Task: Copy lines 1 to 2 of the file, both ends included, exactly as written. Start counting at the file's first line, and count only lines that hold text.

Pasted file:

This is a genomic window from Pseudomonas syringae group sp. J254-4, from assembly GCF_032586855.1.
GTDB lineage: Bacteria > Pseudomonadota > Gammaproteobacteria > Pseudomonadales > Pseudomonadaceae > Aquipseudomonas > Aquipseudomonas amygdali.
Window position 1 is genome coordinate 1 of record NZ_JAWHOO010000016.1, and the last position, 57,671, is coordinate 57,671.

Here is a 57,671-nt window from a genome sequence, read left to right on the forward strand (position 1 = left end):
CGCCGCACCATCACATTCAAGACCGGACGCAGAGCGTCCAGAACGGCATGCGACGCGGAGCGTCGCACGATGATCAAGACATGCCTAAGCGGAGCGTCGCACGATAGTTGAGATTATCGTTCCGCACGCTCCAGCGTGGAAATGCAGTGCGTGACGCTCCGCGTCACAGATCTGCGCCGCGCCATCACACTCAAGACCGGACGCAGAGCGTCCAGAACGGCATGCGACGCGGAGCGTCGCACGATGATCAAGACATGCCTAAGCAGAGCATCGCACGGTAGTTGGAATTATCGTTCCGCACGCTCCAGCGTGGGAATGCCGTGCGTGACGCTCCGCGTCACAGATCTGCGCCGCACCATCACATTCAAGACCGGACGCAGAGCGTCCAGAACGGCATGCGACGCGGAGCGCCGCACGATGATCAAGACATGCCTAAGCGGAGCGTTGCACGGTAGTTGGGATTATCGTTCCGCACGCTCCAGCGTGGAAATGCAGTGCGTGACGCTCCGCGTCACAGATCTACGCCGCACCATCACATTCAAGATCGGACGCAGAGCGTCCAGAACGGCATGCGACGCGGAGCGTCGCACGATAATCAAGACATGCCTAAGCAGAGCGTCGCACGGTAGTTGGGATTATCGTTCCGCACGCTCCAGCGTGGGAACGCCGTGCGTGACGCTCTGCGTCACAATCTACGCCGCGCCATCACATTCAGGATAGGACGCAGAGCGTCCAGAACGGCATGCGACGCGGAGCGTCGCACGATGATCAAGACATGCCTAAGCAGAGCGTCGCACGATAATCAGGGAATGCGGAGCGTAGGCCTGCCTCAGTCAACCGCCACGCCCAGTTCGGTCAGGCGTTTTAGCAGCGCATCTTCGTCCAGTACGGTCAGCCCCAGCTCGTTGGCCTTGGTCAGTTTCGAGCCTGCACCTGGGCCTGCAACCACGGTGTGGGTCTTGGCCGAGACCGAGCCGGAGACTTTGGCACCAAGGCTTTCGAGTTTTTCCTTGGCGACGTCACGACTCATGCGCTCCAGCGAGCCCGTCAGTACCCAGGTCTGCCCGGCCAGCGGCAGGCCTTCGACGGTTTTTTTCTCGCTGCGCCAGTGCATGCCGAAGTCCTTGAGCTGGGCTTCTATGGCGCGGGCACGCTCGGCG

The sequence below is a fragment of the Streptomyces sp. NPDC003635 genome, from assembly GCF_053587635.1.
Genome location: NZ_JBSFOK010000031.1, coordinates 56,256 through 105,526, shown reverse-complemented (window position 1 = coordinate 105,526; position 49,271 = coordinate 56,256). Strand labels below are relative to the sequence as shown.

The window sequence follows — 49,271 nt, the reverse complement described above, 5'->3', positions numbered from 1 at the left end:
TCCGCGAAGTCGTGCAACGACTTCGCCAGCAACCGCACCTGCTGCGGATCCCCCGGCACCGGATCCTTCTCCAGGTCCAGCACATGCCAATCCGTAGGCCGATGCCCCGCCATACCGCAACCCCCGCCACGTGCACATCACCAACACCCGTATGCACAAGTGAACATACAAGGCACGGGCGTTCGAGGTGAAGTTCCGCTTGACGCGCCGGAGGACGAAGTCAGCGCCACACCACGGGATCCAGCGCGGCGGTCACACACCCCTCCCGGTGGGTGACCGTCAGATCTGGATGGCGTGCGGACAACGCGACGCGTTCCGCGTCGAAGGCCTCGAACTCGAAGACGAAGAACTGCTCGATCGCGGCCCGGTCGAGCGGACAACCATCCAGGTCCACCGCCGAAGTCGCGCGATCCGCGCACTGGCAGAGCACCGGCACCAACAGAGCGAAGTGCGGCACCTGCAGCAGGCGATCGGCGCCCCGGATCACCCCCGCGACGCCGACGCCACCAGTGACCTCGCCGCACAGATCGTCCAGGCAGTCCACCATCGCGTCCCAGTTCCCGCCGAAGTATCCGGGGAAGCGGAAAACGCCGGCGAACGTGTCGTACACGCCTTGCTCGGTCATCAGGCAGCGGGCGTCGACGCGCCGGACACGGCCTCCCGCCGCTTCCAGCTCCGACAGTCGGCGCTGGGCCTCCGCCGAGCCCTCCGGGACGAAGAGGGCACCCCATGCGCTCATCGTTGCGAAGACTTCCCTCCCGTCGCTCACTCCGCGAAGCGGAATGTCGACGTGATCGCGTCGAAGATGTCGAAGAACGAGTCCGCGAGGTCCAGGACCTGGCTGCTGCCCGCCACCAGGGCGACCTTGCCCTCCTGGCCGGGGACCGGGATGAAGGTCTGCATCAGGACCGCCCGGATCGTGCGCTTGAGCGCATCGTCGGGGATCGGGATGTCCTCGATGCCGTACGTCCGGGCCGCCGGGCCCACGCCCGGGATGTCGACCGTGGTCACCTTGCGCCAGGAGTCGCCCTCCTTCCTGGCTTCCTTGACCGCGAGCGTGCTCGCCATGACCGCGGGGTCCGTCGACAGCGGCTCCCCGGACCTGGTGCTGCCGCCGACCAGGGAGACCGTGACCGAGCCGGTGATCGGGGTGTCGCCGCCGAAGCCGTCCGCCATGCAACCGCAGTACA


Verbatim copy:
This is a genomic window from Pseudomonas syringae group sp. J254-4, from assembly GCF_032586855.1.
GTDB lineage: Bacteria > Pseudomonadota > Gammaproteobacteria > Pseudomonadales > Pseudomonadaceae > Aquipseudomonas > Aquipseudomonas amygdali.